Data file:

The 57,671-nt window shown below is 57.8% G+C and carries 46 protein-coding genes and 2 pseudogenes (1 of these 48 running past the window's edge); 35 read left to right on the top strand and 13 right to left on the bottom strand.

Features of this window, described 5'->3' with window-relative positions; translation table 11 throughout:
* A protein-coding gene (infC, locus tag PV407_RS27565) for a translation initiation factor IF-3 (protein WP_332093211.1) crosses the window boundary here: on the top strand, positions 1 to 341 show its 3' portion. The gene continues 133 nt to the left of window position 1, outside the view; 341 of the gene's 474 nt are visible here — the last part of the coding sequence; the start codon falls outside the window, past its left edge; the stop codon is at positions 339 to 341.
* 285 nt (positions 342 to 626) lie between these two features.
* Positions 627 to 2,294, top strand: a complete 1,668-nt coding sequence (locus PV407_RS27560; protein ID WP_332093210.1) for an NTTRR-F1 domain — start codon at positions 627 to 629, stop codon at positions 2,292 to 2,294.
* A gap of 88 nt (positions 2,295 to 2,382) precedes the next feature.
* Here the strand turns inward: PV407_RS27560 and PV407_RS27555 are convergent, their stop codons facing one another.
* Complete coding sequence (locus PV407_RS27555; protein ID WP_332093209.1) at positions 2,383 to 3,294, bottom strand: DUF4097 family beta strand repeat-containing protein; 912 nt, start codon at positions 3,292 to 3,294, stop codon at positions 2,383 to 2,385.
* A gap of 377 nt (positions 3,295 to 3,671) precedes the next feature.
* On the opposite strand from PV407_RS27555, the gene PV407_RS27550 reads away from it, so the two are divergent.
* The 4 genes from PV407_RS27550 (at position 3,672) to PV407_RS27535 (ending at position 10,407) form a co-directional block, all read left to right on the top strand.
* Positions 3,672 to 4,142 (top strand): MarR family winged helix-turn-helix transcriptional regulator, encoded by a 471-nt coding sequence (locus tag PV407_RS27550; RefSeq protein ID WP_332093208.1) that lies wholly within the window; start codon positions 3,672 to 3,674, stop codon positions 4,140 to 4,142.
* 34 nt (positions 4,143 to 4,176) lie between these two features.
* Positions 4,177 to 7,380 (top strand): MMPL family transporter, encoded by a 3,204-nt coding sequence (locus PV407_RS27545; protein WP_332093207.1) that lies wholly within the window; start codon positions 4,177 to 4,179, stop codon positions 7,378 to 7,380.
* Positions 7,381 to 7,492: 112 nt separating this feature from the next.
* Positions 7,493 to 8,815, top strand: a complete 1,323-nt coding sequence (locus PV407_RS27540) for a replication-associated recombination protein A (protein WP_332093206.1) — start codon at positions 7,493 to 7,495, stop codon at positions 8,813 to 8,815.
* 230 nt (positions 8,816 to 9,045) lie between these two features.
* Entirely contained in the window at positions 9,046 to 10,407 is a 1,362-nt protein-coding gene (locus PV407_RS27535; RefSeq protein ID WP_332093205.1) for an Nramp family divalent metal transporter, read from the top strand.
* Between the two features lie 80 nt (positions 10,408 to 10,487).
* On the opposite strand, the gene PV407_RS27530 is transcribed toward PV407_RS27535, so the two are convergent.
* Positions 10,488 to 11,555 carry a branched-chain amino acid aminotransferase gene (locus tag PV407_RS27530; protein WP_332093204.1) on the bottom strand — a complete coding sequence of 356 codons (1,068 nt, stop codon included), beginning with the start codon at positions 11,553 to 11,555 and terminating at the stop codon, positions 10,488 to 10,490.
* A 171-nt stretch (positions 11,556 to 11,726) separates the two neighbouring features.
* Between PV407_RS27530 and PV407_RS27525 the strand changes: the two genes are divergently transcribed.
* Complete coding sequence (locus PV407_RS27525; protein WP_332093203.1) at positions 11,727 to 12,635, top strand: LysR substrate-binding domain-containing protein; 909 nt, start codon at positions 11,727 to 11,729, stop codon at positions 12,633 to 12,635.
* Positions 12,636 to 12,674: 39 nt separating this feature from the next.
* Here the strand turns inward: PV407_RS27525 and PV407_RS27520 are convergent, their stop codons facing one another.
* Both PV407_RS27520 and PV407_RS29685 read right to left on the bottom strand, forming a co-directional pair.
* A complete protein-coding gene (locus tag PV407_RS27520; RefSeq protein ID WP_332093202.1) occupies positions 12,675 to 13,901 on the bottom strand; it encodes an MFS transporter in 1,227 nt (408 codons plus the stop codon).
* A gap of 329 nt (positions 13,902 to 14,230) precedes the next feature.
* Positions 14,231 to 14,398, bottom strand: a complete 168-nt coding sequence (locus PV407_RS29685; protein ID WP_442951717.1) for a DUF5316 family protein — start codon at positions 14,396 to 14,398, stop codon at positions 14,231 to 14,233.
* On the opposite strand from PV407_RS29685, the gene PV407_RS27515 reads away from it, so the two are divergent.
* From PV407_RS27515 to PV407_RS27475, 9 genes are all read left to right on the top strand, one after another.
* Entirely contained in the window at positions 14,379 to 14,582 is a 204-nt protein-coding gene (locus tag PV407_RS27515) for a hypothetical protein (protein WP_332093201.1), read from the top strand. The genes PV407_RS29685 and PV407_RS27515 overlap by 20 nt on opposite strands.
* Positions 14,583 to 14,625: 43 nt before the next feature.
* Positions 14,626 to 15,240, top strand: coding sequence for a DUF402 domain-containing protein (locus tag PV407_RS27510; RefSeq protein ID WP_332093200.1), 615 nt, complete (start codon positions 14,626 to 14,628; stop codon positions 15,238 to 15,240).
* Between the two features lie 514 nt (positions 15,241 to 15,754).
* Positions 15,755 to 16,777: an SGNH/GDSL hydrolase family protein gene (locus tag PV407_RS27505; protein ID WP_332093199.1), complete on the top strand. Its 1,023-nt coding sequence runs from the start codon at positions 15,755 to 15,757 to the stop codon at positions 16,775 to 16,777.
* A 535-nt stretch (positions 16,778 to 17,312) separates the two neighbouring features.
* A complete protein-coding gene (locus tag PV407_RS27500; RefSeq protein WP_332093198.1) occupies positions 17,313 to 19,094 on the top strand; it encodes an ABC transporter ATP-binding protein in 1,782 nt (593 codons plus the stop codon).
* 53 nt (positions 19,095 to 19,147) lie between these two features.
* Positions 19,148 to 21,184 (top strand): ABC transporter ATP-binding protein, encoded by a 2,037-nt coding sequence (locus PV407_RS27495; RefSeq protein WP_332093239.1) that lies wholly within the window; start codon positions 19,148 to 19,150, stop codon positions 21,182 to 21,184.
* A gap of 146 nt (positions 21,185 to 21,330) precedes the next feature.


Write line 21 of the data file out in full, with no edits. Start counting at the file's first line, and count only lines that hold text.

* Positions 10,488 to 11,555 carry a branched-chain amino acid aminotransferase gene (locus tag PV407_RS27530; protein WP_332093204.1) on the bottom strand — a complete coding sequence of 356 codons (1,068 nt, stop codon included), beginning with the start codon at positions 11,553 to 11,555 and terminating at the stop codon, positions 10,488 to 10,490.